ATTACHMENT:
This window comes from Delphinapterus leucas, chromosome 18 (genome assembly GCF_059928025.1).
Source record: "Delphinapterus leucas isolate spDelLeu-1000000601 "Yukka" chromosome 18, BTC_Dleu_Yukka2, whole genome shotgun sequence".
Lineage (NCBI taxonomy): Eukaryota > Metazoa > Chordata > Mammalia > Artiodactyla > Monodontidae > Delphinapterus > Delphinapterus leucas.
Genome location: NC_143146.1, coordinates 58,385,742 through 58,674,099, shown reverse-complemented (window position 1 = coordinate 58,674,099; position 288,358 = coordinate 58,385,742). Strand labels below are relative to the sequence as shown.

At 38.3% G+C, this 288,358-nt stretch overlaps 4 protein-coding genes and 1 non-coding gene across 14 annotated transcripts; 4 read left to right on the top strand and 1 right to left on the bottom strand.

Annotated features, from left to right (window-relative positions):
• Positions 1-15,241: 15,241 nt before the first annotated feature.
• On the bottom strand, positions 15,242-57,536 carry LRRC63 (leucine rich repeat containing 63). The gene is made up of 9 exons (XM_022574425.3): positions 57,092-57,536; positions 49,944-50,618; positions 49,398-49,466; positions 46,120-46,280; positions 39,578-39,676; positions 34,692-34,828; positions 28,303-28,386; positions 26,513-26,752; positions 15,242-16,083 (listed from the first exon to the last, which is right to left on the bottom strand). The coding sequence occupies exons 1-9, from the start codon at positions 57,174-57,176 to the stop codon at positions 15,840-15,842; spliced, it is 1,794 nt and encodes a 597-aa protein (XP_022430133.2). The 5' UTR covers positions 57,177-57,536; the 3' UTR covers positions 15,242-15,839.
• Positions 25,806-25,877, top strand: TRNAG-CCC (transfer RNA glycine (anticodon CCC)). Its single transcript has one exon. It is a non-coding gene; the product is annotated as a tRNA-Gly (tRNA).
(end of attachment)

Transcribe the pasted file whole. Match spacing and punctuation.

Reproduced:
This window comes from Delphinapterus leucas, chromosome 18 (genome assembly GCF_059928025.1).
Source record: "Delphinapterus leucas isolate spDelLeu-1000000601 "Yukka" chromosome 18, BTC_Dleu_Yukka2, whole genome shotgun sequence".
Lineage (NCBI taxonomy): Eukaryota > Metazoa > Chordata > Mammalia > Artiodactyla > Monodontidae > Delphinapterus > Delphinapterus leucas.
Genome location: NC_143146.1, coordinates 58,385,742 through 58,674,099, shown reverse-complemented (window position 1 = coordinate 58,674,099; position 288,358 = coordinate 58,385,742). Strand labels below are relative to the sequence as shown.

At 38.3% G+C, this 288,358-nt stretch overlaps 4 protein-coding genes and 1 non-coding gene across 14 annotated transcripts; 4 read left to right on the top strand and 1 right to left on the bottom strand.

Annotated features, from left to right (window-relative positions):
• Positions 1-15,241: 15,241 nt before the first annotated feature.
• On the bottom strand, positions 15,242-57,536 carry LRRC63 (leucine rich repeat containing 63). The gene is made up of 9 exons (XM_022574425.3): positions 57,092-57,536; positions 49,944-50,618; positions 49,398-49,466; positions 46,120-46,280; positions 39,578-39,676; positions 34,692-34,828; positions 28,303-28,386; positions 26,513-26,752; positions 15,242-16,083 (listed from the first exon to the last, which is right to left on the bottom strand). The coding sequence occupies exons 1-9, from the start codon at positions 57,174-57,176 to the stop codon at positions 15,840-15,842; spliced, it is 1,794 nt and encodes a 597-aa protein (XP_022430133.2). The 5' UTR covers positions 57,177-57,536; the 3' UTR covers positions 15,242-15,839.
• Positions 25,806-25,877, top strand: TRNAG-CCC (transfer RNA glycine (anticodon CCC)). Its single transcript has one exon. It is a non-coding gene; the product is annotated as a tRNA-Gly (tRNA).